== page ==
Aim of the service

To improve care for people with intestinal failure and make sure that care is consistent around Aotearoa New Zealand.

What is intestinal failure?

Intestinal failure is when a person can’t get enough nutrients through their intestines, usually because of a problem with the bowel. These problems include

  • Something blocking the intestines for a long time
  • Damage to the intestines from swelling
  • Having a lot of the intestines removed
  • Being born with an intestine problem

Someone might have any of those problems but not have intestinal failure. Intestinal failure is defined by someone needing intravenous nutrition (IVN) – a fluid containing amino acids that is given through a tube into a vein.

Getting the right treatment for intestinal failure is important to keeping a person healthy. Some people can go from needing IVN to eating normally, which improves their quality of life.

Intestinal failure in adults

Intestinal failure in adults is classified by the type of care needed to treat it.

  • Type 1: Short-term failure, such as after surgery – This can be managed in a hospital ward or as an outpatient.
  • Type 2: Medium-term intestinal failure, usually from infection. Patients need IVN to stay alive for more than 20 days.
  • Type 3: Long-term intestinal failure, from an ongoing condition. This type of intestinal failure is usually stable, and patients are managed at home.

Intestinal failure in children

The categories above aren’t used for children because it is hard to tell how long children’s intestinal failure might last. Some tamariki, especially with short bowel syndrome, can improve as they grow. Others develop long-term intestinal failure. Because of the nutrients growing babies and children need, IVN support is usually required for a long time.

About the National Intestinal Failure and Rehabilitation Service

The NIFRS was created to improve care and treatment outcomes for people with intestinal failure. The service works to strengthen local and regional clinical networks and coordinating care processes around the country.

What the NIFRS does

  • Keeps a register of all patients with intestinal failure to collect data. This helps doctors understand patient outcomes and improve treatment.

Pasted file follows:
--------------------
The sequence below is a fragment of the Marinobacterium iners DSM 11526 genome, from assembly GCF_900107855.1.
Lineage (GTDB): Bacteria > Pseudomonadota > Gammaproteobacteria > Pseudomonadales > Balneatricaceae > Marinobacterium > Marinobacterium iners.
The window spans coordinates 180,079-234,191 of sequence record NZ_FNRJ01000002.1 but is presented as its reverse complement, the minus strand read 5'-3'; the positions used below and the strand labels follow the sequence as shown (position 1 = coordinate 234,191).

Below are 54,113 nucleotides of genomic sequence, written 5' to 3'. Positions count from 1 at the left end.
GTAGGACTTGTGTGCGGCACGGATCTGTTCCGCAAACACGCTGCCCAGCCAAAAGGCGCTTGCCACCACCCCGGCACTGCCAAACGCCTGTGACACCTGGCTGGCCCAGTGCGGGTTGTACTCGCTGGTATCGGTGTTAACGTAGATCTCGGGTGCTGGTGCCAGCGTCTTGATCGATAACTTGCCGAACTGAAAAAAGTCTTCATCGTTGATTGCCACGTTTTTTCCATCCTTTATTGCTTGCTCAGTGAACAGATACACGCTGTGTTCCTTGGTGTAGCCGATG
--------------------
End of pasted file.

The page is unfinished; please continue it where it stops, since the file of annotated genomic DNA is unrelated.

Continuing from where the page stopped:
• Started and updates a referral process for patients with intestinal failure. These referrals mean most patients are treated by a local care team and can stay closer to home during treatment.
  • Pushed for a shared care model of treatment to help patients and clinicians communicate better. This builds partnerships between patients, their families, and healthcare staff.
  • Wrote national standards to make sure all patients with intestinal failure get the same level of care.
  • Built a clinical network to help share knowledge about intestinal failure and rehabilitation.
  • Organises research and collaborates with international researchers.
  • Maintains the Paediatric International Intestinal Failure registry with Starship Hospital.
  • Creates resources to help patients and their whānau to understand what intestinal failure is.

Service requirements

The NIFRS supports quality care and outcomes through these activities.

Clinical leadership

    • Using ehealth systems to link patients with specialists.
    • Giving information to regional and national clinical teams about the different parts of intestinal failure rehabilitation.
    • Developing standards to assess patient outcomes.
    • Helping patients to get intestinal transplants and caring for them afterwards.
    • Making sure good education and resources is available to regional healthcare providers.

Coordinating treatment

    • Being a point of contact for clinicians who need support managing patients with intestinal failure.
    • Providing a care continuity model so patients get the right kind of care quickly.
    • Managing the registry of people with intestinal failure and making sure that information is used properly.
    • Sharing treatment processes for people with long-term intestinal failure to help them recover and return to eating food normally.

Standards, guidelines and pathways

The NIFRS guidance for children and adults is hosted the Starship Clinical Guidelines site. The web-based format allows the service to update advice as knowledge evolves. 

Learn more